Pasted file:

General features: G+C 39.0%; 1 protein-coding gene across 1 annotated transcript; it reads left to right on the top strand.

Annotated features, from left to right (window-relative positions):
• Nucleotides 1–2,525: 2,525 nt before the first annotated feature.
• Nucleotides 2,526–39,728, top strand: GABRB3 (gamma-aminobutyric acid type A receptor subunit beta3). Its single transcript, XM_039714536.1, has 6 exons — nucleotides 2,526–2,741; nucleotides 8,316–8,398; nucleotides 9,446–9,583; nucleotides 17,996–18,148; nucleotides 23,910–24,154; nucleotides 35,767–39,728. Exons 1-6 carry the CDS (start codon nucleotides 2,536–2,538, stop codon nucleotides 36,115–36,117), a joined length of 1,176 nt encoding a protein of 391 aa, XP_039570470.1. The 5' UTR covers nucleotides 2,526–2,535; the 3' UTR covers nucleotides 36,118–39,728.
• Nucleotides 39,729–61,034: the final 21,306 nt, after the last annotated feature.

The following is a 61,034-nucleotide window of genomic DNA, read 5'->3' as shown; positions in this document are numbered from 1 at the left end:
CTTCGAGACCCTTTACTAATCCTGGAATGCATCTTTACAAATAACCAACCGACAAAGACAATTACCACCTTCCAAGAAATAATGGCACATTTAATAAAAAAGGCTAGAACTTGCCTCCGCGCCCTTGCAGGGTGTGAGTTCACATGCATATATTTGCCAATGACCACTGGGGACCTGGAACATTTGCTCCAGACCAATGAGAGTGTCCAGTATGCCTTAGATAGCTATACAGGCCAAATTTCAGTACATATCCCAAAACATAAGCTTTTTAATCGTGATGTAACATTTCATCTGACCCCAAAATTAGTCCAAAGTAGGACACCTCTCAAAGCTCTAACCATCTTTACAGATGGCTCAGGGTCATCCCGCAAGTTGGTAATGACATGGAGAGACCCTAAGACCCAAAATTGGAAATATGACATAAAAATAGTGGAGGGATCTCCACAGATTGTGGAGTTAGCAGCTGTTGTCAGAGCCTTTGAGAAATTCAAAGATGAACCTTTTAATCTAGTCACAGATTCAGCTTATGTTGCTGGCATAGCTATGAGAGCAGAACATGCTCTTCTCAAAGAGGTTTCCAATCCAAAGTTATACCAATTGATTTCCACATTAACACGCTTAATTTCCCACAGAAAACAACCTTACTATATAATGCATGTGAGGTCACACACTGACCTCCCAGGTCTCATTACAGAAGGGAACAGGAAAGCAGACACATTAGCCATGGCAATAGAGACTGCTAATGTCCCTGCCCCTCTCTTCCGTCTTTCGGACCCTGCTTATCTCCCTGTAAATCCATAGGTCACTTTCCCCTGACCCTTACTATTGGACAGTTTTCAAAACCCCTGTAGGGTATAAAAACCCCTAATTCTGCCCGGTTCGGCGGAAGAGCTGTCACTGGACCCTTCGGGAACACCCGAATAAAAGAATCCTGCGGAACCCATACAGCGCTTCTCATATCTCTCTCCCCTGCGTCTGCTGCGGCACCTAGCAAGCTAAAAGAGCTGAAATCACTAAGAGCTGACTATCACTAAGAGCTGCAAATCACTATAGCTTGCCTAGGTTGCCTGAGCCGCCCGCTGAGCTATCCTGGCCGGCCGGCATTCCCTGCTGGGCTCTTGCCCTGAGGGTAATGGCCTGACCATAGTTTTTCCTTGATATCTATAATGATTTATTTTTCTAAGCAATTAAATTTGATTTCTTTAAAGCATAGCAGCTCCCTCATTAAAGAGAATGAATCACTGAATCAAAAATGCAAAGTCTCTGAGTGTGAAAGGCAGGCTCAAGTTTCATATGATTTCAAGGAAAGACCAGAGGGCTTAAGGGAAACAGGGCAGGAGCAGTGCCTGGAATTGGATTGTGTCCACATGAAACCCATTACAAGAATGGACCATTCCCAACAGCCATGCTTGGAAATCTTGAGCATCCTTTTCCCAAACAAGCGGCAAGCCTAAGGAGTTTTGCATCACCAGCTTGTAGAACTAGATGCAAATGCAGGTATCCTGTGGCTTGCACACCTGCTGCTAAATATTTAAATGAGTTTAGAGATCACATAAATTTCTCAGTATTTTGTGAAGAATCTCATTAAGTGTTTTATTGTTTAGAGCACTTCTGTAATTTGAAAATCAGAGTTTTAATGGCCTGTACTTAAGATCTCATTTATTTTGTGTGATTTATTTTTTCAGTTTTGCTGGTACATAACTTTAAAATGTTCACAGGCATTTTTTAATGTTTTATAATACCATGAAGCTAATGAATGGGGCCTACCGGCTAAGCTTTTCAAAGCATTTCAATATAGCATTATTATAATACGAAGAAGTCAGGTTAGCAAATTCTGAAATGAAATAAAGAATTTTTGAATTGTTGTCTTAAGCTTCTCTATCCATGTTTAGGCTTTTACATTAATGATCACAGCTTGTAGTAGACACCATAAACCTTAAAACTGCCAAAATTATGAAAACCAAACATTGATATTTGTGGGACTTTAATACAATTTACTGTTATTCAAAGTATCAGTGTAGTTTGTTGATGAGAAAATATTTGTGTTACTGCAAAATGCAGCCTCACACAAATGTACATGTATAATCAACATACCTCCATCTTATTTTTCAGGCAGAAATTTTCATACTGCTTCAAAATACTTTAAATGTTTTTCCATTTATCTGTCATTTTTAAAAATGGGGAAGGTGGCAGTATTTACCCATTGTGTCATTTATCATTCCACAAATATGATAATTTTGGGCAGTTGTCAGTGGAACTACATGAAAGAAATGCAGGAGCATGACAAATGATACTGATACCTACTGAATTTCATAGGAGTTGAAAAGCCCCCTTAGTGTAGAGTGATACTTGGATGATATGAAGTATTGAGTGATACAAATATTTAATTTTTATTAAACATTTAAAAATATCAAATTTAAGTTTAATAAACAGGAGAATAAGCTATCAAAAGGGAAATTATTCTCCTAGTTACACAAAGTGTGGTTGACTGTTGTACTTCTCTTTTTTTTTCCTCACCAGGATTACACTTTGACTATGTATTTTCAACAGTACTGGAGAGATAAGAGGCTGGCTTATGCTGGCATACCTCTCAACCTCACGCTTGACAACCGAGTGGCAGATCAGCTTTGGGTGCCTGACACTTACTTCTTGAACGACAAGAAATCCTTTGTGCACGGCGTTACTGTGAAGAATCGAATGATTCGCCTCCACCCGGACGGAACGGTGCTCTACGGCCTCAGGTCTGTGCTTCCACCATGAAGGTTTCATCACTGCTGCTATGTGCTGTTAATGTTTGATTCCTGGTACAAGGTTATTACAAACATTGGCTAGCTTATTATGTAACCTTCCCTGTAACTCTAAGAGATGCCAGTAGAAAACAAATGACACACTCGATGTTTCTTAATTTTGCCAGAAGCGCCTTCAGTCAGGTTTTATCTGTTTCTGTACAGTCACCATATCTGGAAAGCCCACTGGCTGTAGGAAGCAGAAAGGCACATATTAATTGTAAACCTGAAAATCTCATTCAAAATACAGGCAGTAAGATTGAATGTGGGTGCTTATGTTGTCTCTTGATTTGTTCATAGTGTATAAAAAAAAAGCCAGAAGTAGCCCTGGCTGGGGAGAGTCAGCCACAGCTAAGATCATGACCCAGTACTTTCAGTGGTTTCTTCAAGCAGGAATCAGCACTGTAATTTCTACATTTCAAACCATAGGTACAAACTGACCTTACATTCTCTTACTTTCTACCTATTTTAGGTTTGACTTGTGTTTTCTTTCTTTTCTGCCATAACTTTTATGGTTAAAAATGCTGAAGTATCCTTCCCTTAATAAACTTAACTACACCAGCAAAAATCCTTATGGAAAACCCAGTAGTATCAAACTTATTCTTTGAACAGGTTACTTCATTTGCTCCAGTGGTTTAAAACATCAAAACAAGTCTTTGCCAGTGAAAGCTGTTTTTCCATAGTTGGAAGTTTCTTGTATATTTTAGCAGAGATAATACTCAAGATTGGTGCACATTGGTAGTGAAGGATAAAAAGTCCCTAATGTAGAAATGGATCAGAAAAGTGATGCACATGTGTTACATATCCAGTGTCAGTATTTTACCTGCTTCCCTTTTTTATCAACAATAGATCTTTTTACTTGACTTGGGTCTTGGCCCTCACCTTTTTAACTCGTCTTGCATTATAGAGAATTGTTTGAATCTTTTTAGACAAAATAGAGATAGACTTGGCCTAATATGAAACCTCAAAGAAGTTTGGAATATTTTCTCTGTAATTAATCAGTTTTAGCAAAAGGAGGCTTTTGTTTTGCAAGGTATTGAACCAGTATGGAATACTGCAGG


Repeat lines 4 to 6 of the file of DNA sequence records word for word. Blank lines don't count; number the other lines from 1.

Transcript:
• Nucleotides 2,526–39,728, top strand: GABRB3 (gamma-aminobutyric acid type A receptor subunit beta3). Its single transcript, XM_039714536.1, has 6 exons — nucleotides 2,526–2,741; nucleotides 8,316–8,398; nucleotides 9,446–9,583; nucleotides 17,996–18,148; nucleotides 23,910–24,154; nucleotides 35,767–39,728. Exons 1-6 carry the CDS (start codon nucleotides 2,536–2,538, stop codon nucleotides 36,115–36,117), a joined length of 1,176 nt encoding a protein of 391 aa, XP_039570470.1. The 5' UTR covers nucleotides 2,526–2,535; the 3' UTR covers nucleotides 36,118–39,728.
• Nucleotides 39,729–61,034: the final 21,306 nt, after the last annotated feature.

The following is a 61,034-nucleotide window of genomic DNA, read 5'->3' as shown; positions in this document are numbered from 1 at the left end: